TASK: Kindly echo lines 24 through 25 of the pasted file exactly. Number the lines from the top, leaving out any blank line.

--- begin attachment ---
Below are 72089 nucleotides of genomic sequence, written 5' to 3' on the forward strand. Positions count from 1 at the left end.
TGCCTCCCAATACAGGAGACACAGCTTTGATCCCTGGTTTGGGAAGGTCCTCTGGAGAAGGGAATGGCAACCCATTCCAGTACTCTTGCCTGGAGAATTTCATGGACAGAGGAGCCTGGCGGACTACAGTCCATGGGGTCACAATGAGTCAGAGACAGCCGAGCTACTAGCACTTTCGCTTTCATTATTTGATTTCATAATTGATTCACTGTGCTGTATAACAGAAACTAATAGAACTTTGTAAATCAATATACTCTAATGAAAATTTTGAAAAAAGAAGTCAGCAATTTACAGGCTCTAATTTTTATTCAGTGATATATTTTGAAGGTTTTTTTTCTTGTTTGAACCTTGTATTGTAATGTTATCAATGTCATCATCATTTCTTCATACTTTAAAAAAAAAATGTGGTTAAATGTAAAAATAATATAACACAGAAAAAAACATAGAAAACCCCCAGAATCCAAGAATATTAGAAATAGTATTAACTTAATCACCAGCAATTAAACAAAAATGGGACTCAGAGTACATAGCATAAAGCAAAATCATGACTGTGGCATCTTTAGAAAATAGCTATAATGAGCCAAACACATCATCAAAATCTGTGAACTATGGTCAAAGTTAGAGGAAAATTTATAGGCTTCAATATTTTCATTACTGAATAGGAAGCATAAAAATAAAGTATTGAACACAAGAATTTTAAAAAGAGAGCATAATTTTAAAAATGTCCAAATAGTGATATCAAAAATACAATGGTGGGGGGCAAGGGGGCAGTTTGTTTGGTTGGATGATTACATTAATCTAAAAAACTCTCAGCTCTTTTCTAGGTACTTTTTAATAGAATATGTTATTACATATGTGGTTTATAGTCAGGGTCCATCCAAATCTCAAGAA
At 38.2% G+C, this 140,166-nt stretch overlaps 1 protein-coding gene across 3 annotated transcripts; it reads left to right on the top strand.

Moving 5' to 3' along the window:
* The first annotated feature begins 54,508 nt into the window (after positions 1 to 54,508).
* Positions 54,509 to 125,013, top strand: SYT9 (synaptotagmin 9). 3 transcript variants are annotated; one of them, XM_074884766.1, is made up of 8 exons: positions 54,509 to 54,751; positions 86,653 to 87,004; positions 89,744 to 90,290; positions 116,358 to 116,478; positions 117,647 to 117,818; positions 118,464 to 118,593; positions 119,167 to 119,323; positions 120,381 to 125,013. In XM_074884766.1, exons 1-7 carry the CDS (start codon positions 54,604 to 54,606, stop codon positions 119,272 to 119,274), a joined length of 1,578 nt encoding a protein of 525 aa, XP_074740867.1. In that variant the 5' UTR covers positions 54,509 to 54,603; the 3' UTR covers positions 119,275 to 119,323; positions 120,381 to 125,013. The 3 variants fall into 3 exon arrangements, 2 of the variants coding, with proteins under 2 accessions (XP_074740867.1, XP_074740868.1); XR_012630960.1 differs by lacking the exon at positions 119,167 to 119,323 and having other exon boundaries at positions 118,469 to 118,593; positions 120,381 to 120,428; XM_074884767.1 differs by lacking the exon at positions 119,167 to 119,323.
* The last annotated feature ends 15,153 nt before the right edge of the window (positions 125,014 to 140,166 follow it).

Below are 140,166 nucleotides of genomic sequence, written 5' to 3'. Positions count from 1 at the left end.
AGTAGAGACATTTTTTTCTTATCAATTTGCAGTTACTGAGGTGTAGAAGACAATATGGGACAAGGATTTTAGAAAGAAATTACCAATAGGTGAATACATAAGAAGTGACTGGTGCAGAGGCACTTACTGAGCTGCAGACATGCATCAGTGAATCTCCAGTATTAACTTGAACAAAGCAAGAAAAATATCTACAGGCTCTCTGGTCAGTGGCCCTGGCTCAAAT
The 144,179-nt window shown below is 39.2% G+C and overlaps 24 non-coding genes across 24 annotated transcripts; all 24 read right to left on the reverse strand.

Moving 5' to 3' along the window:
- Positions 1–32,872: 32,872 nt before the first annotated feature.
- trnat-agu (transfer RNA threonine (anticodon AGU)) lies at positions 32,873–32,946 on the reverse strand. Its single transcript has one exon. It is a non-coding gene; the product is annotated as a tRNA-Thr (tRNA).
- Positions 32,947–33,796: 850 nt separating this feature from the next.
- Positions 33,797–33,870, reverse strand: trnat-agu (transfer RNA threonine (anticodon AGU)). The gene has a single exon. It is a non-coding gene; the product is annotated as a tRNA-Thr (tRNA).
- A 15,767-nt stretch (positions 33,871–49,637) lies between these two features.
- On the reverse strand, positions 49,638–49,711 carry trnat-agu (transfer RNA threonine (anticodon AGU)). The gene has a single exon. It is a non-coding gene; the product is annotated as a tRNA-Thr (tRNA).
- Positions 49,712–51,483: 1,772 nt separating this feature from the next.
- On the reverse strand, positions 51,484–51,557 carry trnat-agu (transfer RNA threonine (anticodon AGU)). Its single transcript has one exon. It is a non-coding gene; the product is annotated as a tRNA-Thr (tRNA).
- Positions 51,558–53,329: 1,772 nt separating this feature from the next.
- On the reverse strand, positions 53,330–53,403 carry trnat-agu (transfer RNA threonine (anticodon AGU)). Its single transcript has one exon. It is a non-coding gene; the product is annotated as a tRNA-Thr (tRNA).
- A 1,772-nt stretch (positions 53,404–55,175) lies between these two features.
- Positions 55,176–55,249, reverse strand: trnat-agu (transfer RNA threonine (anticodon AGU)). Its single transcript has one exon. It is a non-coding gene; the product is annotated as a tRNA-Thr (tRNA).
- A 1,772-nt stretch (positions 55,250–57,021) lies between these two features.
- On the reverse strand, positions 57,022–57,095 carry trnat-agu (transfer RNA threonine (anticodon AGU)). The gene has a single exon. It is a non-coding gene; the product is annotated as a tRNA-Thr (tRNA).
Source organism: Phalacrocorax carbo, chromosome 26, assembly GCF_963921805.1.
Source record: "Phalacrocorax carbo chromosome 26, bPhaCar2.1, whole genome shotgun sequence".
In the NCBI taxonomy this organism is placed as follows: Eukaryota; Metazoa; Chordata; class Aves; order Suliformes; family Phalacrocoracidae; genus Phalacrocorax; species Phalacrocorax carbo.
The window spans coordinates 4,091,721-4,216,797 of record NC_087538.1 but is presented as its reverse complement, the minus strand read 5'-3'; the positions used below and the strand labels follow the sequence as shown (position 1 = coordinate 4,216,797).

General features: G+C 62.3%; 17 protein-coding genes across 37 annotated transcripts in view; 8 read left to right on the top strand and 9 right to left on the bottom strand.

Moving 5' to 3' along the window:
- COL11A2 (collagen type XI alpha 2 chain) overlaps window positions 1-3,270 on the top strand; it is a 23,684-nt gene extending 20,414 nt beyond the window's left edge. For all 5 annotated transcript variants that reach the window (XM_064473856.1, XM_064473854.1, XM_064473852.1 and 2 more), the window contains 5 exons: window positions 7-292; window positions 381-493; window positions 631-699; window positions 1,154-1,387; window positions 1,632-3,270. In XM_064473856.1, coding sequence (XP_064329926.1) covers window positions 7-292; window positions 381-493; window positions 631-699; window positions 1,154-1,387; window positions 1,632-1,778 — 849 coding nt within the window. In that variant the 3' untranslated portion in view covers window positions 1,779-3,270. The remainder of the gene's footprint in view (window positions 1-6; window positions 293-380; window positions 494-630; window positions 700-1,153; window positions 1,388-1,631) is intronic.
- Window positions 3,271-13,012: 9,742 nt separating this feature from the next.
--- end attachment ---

- A 1,772-nt stretch (positions 55,250–57,021) lies between these two features.
- On the reverse strand, positions 57,022–57,095 carry trnat-agu (transfer RNA threonine (anticodon AGU)). The gene has a single exon. It is a non-coding gene; the product is annotated as a tRNA-Thr (tRNA).